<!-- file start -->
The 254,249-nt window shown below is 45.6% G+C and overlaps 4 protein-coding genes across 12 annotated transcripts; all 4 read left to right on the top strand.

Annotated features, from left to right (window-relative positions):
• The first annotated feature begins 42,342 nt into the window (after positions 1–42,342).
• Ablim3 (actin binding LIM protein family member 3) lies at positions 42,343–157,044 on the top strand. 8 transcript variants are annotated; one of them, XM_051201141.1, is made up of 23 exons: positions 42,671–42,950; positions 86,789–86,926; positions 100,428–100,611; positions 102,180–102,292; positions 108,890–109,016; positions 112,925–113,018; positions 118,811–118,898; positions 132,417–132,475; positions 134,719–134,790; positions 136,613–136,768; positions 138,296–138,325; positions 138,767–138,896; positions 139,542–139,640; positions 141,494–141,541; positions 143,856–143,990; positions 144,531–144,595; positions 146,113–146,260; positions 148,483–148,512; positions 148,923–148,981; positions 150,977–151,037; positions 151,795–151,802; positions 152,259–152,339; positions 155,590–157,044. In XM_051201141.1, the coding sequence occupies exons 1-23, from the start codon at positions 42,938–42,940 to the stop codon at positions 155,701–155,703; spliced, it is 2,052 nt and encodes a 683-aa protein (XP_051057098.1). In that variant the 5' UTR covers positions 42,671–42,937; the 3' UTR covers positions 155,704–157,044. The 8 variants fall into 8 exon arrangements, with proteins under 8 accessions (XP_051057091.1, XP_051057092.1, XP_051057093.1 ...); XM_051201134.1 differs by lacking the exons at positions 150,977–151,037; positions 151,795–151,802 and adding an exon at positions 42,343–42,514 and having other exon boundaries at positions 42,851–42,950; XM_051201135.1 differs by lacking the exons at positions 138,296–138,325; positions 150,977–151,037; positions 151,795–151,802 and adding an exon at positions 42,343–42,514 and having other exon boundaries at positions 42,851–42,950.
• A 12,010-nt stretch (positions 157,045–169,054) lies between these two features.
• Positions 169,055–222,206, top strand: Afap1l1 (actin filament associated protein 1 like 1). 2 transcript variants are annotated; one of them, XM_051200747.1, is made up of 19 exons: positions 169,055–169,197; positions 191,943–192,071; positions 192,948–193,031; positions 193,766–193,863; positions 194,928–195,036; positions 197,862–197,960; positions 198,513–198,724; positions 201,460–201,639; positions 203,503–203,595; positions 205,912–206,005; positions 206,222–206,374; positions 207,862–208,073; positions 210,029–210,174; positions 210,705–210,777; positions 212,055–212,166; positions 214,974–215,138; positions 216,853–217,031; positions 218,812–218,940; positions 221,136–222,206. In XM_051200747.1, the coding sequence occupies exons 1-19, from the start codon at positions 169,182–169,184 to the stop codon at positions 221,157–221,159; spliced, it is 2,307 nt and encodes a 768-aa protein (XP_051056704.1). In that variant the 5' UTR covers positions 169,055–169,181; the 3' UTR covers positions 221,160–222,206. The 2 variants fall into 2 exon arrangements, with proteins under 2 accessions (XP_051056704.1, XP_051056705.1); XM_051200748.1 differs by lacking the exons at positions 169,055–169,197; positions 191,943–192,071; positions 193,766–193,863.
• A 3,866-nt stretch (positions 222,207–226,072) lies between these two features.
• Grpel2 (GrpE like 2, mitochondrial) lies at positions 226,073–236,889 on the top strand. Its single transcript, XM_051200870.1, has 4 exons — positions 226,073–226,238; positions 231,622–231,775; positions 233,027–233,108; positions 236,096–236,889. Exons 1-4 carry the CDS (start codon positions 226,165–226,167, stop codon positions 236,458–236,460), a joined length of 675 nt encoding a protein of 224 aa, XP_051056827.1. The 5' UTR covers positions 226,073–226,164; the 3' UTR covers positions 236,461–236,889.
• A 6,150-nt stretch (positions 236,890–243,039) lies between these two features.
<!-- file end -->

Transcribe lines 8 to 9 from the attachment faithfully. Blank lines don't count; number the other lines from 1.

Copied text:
• Grpel2 (GrpE like 2, mitochondrial) lies at positions 226,073–236,889 on the top strand. Its single transcript, XM_051200870.1, has 4 exons — positions 226,073–226,238; positions 231,622–231,775; positions 233,027–233,108; positions 236,096–236,889. Exons 1-4 carry the CDS (start codon positions 226,165–226,167, stop codon positions 236,458–236,460), a joined length of 675 nt encoding a protein of 224 aa, XP_051056827.1. The 5' UTR covers positions 226,073–226,164; the 3' UTR covers positions 236,461–236,889.
• A 6,150-nt stretch (positions 236,890–243,039) lies between these two features.